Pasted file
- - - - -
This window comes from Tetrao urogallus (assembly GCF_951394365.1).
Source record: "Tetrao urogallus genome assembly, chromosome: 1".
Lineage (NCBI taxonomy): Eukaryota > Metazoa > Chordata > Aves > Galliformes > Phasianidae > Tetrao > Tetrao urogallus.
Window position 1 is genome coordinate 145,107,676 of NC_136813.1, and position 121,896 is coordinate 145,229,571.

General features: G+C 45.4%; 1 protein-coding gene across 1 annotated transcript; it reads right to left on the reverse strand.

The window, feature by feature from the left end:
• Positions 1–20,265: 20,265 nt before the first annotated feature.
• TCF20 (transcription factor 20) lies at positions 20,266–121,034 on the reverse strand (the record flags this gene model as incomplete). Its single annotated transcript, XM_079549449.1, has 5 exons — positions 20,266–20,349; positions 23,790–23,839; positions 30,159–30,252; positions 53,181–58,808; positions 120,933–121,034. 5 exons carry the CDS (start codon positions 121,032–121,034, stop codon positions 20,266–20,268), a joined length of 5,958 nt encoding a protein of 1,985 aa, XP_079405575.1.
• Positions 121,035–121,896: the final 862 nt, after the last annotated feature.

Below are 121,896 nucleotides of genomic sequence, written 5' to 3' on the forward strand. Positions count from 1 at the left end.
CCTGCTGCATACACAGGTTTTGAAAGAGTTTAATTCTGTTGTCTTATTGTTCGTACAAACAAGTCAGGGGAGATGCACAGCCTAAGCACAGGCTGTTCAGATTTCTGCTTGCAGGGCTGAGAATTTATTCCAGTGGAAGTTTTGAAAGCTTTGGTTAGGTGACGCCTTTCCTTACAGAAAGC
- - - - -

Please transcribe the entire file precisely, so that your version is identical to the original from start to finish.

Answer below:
This window comes from Tetrao urogallus (assembly GCF_951394365.1).
Source record: "Tetrao urogallus genome assembly, chromosome: 1".
Lineage (NCBI taxonomy): Eukaryota > Metazoa > Chordata > Aves > Galliformes > Phasianidae > Tetrao > Tetrao urogallus.
Window position 1 is genome coordinate 145,107,676 of NC_136813.1, and position 121,896 is coordinate 145,229,571.

General features: G+C 45.4%; 1 protein-coding gene across 1 annotated transcript; it reads right to left on the reverse strand.

The window, feature by feature from the left end:
• Positions 1–20,265: 20,265 nt before the first annotated feature.
• TCF20 (transcription factor 20) lies at positions 20,266–121,034 on the reverse strand (the record flags this gene model as incomplete). Its single annotated transcript, XM_079549449.1, has 5 exons — positions 20,266–20,349; positions 23,790–23,839; positions 30,159–30,252; positions 53,181–58,808; positions 120,933–121,034. 5 exons carry the CDS (start codon positions 121,032–121,034, stop codon positions 20,266–20,268), a joined length of 5,958 nt encoding a protein of 1,985 aa, XP_079405575.1.
• Positions 121,035–121,896: the final 862 nt, after the last annotated feature.

Below are 121,896 nucleotides of genomic sequence, written 5' to 3' on the forward strand. Positions count from 1 at the left end.
CCTGCTGCATACACAGGTTTTGAAAGAGTTTAATTCTGTTGTCTTATTGTTCGTACAAACAAGTCAGGGGAGATGCACAGCCTAAGCACAGGCTGTTCAGATTTCTGCTTGCAGGGCTGAGAATTTATTCCAGTGGAAGTTTTGAAAGCTTTGGTTAGGTGACGCCTTTCCTTACAGAAAGC